How do you use the photographs you take? Do you print them? Sell them? Do they ever even leave a computer screen?
If you do print your images, what is the biggest print you have ever made? For me, it is 20" x 30" for my piece The Comedown. I photographed it on a 24 megapixel crop sensor camera. How many people will honestly be printing their photographs larger than that? My guess: very few. So why is it that many cameras' biggest selling points are their obscenely high megapixel count? Most people will NEVER need resolution that high in their lifetime. And yet, people spend thousands of dollars on a camera that ultimately makes you a less creative photographer.
In modern photography, we are obsessed with image quality. After all, what good is a photograph of a model when you can't see the microscopic specs of shit on their lingerie? Forget lighting and composition, just make sure your resolution is high enough that you can see the shape of the fibers that make up your subject's shirt, right? Is resolution really what makes the image? If you answered yes, you should probably reconsider why you take photographs. The truth of the matter is that the more brain power you put into making technically good photographs, the less you are putting into an image that is truly great.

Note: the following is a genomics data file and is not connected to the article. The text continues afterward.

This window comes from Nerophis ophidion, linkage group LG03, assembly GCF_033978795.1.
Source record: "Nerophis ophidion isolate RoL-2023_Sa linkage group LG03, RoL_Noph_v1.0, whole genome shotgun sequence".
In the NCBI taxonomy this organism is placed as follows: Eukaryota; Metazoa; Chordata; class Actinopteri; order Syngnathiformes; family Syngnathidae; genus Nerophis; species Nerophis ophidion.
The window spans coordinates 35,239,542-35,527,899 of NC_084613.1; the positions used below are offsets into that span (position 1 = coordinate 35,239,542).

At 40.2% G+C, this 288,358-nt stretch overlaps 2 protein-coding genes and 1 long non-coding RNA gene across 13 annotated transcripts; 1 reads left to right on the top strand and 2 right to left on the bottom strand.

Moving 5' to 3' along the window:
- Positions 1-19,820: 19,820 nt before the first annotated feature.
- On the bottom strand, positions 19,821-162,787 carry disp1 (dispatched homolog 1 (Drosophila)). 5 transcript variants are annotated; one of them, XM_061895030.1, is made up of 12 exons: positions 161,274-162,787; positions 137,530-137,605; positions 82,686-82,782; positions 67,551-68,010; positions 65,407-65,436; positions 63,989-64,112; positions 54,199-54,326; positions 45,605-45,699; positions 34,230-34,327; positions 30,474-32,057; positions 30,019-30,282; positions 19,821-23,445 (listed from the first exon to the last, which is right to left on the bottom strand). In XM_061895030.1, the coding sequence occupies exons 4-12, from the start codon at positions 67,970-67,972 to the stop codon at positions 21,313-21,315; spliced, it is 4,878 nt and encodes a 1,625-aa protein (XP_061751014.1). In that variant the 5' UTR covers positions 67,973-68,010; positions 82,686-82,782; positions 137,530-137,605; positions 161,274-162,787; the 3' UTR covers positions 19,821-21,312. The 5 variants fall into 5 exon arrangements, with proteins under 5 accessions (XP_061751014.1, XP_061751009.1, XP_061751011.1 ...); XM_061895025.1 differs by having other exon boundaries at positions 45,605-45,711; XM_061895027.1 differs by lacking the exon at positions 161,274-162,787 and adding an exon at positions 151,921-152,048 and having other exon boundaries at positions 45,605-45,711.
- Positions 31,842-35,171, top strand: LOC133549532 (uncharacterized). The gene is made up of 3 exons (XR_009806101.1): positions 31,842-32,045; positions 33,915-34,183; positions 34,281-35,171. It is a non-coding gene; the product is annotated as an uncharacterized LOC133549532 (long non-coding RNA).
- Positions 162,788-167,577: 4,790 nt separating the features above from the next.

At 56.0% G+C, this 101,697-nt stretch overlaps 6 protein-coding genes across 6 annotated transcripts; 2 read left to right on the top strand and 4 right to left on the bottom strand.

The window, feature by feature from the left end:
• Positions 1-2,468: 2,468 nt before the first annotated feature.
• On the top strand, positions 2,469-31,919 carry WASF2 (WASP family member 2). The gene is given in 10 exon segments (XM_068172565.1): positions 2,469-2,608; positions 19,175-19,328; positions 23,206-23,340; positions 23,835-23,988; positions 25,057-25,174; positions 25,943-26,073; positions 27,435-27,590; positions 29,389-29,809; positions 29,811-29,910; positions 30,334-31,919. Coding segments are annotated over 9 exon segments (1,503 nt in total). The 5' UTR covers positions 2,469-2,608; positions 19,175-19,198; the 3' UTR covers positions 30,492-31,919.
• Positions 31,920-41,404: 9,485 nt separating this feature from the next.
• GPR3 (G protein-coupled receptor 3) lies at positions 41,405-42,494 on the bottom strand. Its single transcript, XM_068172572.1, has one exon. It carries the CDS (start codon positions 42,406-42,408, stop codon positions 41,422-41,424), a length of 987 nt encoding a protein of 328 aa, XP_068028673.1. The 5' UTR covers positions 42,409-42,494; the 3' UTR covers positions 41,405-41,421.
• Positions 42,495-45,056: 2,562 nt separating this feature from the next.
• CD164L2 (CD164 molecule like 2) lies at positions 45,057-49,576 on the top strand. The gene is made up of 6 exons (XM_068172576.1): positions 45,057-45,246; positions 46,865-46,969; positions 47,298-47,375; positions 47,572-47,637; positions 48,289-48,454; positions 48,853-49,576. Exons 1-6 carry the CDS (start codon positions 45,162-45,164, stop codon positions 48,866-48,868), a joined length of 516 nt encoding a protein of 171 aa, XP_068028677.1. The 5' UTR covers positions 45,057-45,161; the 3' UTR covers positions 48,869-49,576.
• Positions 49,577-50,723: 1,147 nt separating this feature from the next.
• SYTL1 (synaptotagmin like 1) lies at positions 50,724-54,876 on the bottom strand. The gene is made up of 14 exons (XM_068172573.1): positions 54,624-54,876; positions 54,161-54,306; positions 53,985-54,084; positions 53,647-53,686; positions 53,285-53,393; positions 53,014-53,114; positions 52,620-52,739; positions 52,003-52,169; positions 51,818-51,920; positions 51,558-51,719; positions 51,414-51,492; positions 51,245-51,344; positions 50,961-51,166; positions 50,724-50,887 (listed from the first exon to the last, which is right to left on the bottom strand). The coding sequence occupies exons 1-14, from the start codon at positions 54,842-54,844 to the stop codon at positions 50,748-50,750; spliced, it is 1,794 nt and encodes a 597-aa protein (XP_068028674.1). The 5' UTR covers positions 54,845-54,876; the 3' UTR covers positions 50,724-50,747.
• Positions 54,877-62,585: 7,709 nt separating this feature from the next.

I might understand if you were shooting for wall-size prints, or exclusively for commercial purposes. But for the rest of us, how many people can objectively say that an ultra high megapixel camera is the right tool for the job? These days 20 megapixels is considered on the low end on the spectrum. But there are so many great cameras out there that could be written off entirely simply because they fall below that number. Take the Ricoh GR series. The most recent model has 16 megapixels, yet it is by far one of the best digital cameras out there for candid photography. But because it's specs don't match up to the new Sony A9, it most likely isn't on the radar for most photographers. What really gets to me isn't that megapixel counts are getting unnecessarily high these days, but that people put so much value in them.
My advice: learn how to use your camera, and forget you even have it. Think of it as an extension of your eyes. Doing this has helped me to understand that there is much more to photography than image quality, and as a result I now put less value in my camera specs.
One great way to do this is to use the sunny 16 rule. For the uninitiated, the basic idea is that you set your shutter speed equal to your ISO(I recommend ISO 400 - 1000), and adjust the aperture based on light conditions. For sunny days, use f/16. Sunset = f/11, clouds = f/8 and so on. Do this, and it could totally change the way you shoot.
Or you know, just shoot film.